As part of their project Caché-Exposé, investigating the Netherlands’ largely invisible detention and deportation system, the Amsterdam art & design collaborative Foundland documented obscure, anonymous detention sites around the country. Then they used a highly official, public system to distribute their images: design-it-yourself postage stamps.
What with the domes, the minimalist/industrial architecture, these stamps, and–hello, this awesome flag they shot in 2008–I can’t help noticing how beautifully designed the Dutch immigrant prison system is. So thoughtful.
That is the Ministry of Security & Justice flag there, flying over the Zaandam waterfront dome prison. The biomorphic shape is a perspectival view of the scales of Justice, a fragment of the Ministry logo, which is an abstracted, blindfolded Justice.
Is, or was. Because on Google Streetview, the flag is different. Much simpler.
That is the new Rijkshuisstijl, which is officially called the Central Government Visual Identity, but which I gladly transliterate as the State House Style, a four-year effort begun in 2007 to centralize and redesign the Dutch government’s corporate identity. Part of that initiative was the 1 Logo Project, a replacement of 125+ separate ministry and agency logos with a single logo, the national coat of arms on a vertical blue bar.
Ah, I’m told it’s a ribbon. Here’s the English version of the style guide.
Oh, man, the color palette, 16 colors “inspired by the colorful Dutch landscape painting,” plus five gradients. Get me Colby Poster on the horn.
I am kind of geeking out over this. On the one hand, it’s a normal redesign gig, tastefully done, but typical to the point of banality. On the other, because it’s the state, I can’t help but read every platitude in the mission statement and objectives, every justification of every design decision and element, through a politicized filter. Without knowing really anything about the details or shifts in Dutch poltiics beyond recent surges of right-wing populism, I can’t help but interpret the identification of problems the Rijkshuisstijl was intended to fix as criticism of the parties and governments then in power.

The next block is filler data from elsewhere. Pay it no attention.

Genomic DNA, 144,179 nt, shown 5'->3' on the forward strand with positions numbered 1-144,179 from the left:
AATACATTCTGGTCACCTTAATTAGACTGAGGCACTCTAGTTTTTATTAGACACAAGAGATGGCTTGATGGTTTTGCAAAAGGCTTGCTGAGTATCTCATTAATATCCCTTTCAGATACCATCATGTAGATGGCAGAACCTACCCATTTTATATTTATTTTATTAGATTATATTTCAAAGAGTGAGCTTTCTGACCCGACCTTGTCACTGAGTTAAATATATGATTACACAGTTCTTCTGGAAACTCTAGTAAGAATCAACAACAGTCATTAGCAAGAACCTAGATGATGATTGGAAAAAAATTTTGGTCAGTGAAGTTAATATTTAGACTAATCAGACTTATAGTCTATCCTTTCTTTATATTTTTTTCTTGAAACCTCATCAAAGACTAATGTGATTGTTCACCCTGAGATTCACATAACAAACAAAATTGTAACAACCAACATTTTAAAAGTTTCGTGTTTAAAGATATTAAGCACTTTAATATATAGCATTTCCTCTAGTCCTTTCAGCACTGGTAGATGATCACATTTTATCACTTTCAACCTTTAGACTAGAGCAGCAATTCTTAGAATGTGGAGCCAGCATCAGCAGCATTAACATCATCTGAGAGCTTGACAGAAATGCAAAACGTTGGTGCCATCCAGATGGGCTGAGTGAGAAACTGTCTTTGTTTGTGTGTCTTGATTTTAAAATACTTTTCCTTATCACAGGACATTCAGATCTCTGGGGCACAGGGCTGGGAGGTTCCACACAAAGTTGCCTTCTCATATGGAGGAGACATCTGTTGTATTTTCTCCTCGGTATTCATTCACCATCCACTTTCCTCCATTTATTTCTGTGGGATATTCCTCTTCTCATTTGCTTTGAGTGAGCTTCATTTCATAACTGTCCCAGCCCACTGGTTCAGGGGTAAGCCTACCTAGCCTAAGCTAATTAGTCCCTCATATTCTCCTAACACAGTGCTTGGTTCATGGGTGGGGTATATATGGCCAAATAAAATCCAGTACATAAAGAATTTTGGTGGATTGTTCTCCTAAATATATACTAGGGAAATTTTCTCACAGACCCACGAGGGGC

Partly, it’s the Rijkshuisstijl’s incredibly bold assertions of design’s importance and function. And the grand assertions of meaning:
“The symbol exists of a blue ribbon with the coat of arms. Subtle and unpretentious, an authority without being authoritarian.”
The color of the logo is Rijksoverheid Blue. Inspired by the Dutch skies and Dutch light. Blue for calm and reliability. Blue for tradition and enduring values. Blue for harmony and balance.”
“The wide variety of logos previously used by various government organisations made them less recognisable, causing confusion among the public and business community. People were no longer able to see the wood for the trees. Central government organisations seemed to be competing rather than cooperating with each other. This approach compounded the widely held view that central government was fragmented.”
“The mission statement and the motto both underline what central government stands for. They give the central government logo (Rijkslogo) real meaning.”
And then there’s the irony of context, the subjective happenstance of discovering the Rijkshuisstijl while looking at an exposé criticizing the Netherlands’ unjust treatment of immigrants, a project which I’d discovered in turn while reading about the current populist government’s massive cuts to the country’s arts infrastructure. Is this what modernism and Good Design signed on for? Because it’s what they got.
Oh, and there was a symposium, and a book, De stijl van het Rijk/ Style and the State, produced last fall by the Stichting Design den Haag.
Rijkshuisstijl guide in English [rijkshuisstijl.nl]
UPDATE: So the work was actually done by Studio Dumbar in Rotterdam, announced on their site in 2007 [studiodumbar.com]